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Artificial Intelligence

Amazon Alexa Fellowships to Fund AI Research

Amazon Echo Dot

Photo: Mahathir Mohd Yasin /

Amazon has chosen recipients from higher education institutions around the world to receive Alexa Fellowships. The goal: to help people dedicate research energy to exploring speech and language technologies.

The program was launched last year, when four researchers won awards. This year's awards are going to two kinds of recipients: students and faculty.

Ten Ph.D. and post-doctoral students are receiving "graduate fellowships" to foster their study of "conversational AI." The fellowships include enough funding for tuition and a "competitive stipend," as well as mentoring from an Alexa scientist. The schools where the students are enrolled will also receive Alexa devices and access to the Alexa Skills Kit (ASK) and Alexa Voice Services (AVS) to use in coursework.

Those who received the graduate fellowships, according to Amazon, were selected based on their research interests, planned coursework and existing conversational AI curriculum. The institutions include six in the United States, two in the United Kingdom, one in Canada and one in India.

Among those recognized: Jessica Van Brummelen, a student at MIT, who wants to develop conversational artificial intelligence tools that let anyone create their own intelligent systems; Hao Fang, at the University of Washington, whose interests include social chatbots and natural language processing; and James Thorne at the University of Cambridge, who's researching new ways in which AI can be used to verify the truthfulness of information.

The new Alexa innovation fellowships are going to faculty who serve as "expert resources" on voice interfaces on their campuses. Instructors will receive funding, Alexa devices, hardware kits and regular training, as well as introductions to successful Alexa Fund-backed entrepreneurs. All work in American institutions. Among them is Alice Liu, director of the University of Southern California Startup Garage, and Alexander Fred-Ojala, research director of the Data Lab and a co-founder of the Blockchain Lab at the Center for Entrepreneurship & Technology, in the University of California Berkeley's College of Engineering.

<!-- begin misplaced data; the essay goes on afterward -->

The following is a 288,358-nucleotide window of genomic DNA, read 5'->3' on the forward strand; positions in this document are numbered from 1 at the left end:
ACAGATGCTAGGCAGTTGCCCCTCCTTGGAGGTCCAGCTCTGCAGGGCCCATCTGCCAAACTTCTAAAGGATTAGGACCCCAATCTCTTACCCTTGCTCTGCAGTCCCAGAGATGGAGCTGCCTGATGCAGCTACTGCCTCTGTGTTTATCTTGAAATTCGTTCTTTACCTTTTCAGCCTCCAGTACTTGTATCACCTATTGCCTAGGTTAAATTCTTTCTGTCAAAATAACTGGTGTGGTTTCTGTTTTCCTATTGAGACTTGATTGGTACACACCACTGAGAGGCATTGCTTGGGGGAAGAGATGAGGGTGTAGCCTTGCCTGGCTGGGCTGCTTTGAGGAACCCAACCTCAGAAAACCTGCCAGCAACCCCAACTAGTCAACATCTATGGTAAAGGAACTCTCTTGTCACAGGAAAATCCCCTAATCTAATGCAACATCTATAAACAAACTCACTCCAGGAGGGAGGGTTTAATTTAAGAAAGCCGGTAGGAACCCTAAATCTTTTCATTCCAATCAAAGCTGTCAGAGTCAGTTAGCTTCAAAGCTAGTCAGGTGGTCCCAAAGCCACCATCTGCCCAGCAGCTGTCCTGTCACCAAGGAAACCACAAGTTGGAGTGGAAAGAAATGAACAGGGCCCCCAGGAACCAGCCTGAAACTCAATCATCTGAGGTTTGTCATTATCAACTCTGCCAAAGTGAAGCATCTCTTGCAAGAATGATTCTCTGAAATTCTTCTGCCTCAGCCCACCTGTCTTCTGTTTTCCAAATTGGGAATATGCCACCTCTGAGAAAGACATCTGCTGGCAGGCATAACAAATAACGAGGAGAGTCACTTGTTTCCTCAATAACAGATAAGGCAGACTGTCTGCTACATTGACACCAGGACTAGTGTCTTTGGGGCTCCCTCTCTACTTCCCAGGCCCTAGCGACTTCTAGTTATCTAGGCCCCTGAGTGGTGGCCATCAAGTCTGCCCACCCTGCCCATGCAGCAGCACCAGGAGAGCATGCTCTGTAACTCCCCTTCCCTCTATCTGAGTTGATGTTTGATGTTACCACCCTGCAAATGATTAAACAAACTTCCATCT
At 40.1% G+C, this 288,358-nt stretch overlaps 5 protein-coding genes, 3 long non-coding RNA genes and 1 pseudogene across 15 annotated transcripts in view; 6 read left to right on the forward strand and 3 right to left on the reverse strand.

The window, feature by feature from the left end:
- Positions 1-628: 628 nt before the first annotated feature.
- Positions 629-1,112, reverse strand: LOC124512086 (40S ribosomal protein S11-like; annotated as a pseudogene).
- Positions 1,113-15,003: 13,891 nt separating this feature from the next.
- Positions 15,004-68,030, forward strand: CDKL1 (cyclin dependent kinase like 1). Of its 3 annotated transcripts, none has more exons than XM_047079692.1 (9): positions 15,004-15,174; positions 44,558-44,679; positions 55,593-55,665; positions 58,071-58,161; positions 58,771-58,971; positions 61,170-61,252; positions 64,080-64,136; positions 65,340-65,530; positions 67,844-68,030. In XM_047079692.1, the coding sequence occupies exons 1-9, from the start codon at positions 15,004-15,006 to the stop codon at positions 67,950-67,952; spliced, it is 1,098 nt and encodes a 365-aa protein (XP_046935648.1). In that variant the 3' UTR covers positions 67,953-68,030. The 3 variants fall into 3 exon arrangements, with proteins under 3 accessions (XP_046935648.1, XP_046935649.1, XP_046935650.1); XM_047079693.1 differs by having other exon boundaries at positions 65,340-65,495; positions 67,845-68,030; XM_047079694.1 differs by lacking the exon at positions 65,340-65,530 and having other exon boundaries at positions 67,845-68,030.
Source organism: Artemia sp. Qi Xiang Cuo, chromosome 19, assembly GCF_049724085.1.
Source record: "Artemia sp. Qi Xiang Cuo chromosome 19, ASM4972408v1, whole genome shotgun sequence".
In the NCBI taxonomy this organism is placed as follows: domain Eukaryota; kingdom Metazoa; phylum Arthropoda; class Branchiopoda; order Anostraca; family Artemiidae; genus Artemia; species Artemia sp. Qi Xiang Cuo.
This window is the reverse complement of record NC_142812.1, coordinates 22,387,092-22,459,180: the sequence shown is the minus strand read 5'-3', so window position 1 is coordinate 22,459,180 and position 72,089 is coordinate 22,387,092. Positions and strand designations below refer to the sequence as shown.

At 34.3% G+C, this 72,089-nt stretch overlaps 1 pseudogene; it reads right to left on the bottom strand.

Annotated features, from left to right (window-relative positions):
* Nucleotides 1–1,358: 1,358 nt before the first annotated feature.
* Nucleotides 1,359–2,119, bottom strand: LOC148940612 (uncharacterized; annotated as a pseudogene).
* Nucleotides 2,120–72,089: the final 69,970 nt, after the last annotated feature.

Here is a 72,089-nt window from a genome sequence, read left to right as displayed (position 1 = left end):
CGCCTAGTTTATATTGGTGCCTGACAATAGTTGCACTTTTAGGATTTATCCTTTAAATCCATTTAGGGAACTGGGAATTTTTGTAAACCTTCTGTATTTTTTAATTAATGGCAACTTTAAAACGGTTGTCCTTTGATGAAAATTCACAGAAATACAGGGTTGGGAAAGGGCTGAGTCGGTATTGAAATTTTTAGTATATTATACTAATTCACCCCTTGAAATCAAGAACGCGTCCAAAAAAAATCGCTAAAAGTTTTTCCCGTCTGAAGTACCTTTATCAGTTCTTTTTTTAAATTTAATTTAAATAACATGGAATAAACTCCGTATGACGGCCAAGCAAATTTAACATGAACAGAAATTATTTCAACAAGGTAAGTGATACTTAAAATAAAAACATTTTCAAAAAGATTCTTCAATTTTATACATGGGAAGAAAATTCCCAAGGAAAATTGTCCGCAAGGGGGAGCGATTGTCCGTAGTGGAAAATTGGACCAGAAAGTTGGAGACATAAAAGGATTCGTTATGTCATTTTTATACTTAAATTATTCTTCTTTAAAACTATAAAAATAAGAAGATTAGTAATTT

Two universities, Carnegie Mellon and USC, have received both kinds of fellowships.

"Voice is the most natural, convenient interface and we believe it can change the way humans interact with technology," wrote Kevin Crews, a senior product manager for the Amazon Alexa Fellowship, in a blog post. That's why, he noted, "it is important for us to support the academic community that continues to tackle the hardest of challenges that can advance voice technology."

About the Author

Dian Schaffhauser is a former senior contributing editor for 1105 Media's education publications THE Journal, Campus Technology and Spaces4Learning.

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